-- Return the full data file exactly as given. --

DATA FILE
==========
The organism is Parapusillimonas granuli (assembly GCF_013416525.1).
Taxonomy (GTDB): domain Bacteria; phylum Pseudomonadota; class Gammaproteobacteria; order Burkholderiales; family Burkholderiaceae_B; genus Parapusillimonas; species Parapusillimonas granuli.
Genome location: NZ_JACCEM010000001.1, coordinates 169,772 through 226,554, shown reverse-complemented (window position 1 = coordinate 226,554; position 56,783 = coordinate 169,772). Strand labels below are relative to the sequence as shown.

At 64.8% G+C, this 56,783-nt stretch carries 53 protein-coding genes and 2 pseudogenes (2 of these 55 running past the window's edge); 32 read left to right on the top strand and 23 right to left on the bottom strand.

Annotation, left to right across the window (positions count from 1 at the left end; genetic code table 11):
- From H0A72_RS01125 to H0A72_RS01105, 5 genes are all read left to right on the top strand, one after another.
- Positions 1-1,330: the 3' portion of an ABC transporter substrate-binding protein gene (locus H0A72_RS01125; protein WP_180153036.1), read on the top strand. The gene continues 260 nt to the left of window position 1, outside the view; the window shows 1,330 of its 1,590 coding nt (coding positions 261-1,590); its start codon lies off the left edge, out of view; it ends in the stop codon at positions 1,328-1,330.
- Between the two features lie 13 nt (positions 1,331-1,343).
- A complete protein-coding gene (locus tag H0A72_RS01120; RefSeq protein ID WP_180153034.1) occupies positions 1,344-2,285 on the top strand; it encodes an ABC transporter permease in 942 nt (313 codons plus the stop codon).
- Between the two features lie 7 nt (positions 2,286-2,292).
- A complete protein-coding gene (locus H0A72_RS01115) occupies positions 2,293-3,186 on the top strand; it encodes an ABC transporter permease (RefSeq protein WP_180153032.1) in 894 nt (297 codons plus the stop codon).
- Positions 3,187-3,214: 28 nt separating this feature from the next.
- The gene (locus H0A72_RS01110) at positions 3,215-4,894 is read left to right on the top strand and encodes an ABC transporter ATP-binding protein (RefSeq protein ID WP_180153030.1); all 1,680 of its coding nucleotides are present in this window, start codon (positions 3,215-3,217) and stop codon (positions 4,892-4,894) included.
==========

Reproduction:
The organism is Parapusillimonas granuli (assembly GCF_013416525.1).
Taxonomy (GTDB): domain Bacteria; phylum Pseudomonadota; class Gammaproteobacteria; order Burkholderiales; family Burkholderiaceae_B; genus Parapusillimonas; species Parapusillimonas granuli.
Genome location: NZ_JACCEM010000001.1, coordinates 169,772 through 226,554, shown reverse-complemented (window position 1 = coordinate 226,554; position 56,783 = coordinate 169,772). Strand labels below are relative to the sequence as shown.

At 64.8% G+C, this 56,783-nt stretch carries 53 protein-coding genes and 2 pseudogenes (2 of these 55 running past the window's edge); 32 read left to right on the top strand and 23 right to left on the bottom strand.

Annotation, left to right across the window (positions count from 1 at the left end; genetic code table 11):
- From H0A72_RS01125 to H0A72_RS01105, 5 genes are all read left to right on the top strand, one after another.
- Positions 1-1,330: the 3' portion of an ABC transporter substrate-binding protein gene (locus H0A72_RS01125; protein WP_180153036.1), read on the top strand. The gene continues 260 nt to the left of window position 1, outside the view; the window shows 1,330 of its 1,590 coding nt (coding positions 261-1,590); its start codon lies off the left edge, out of view; it ends in the stop codon at positions 1,328-1,330.
- Between the two features lie 13 nt (positions 1,331-1,343).
- A complete protein-coding gene (locus tag H0A72_RS01120; RefSeq protein ID WP_180153034.1) occupies positions 1,344-2,285 on the top strand; it encodes an ABC transporter permease in 942 nt (313 codons plus the stop codon).
- Between the two features lie 7 nt (positions 2,286-2,292).
- A complete protein-coding gene (locus H0A72_RS01115) occupies positions 2,293-3,186 on the top strand; it encodes an ABC transporter permease (RefSeq protein WP_180153032.1) in 894 nt (297 codons plus the stop codon).
- Positions 3,187-3,214: 28 nt separating this feature from the next.
- The gene (locus H0A72_RS01110) at positions 3,215-4,894 is read left to right on the top strand and encodes an ABC transporter ATP-binding protein (RefSeq protein ID WP_180153030.1); all 1,680 of its coding nucleotides are present in this window, start codon (positions 3,215-3,217) and stop codon (positions 4,892-4,894) included.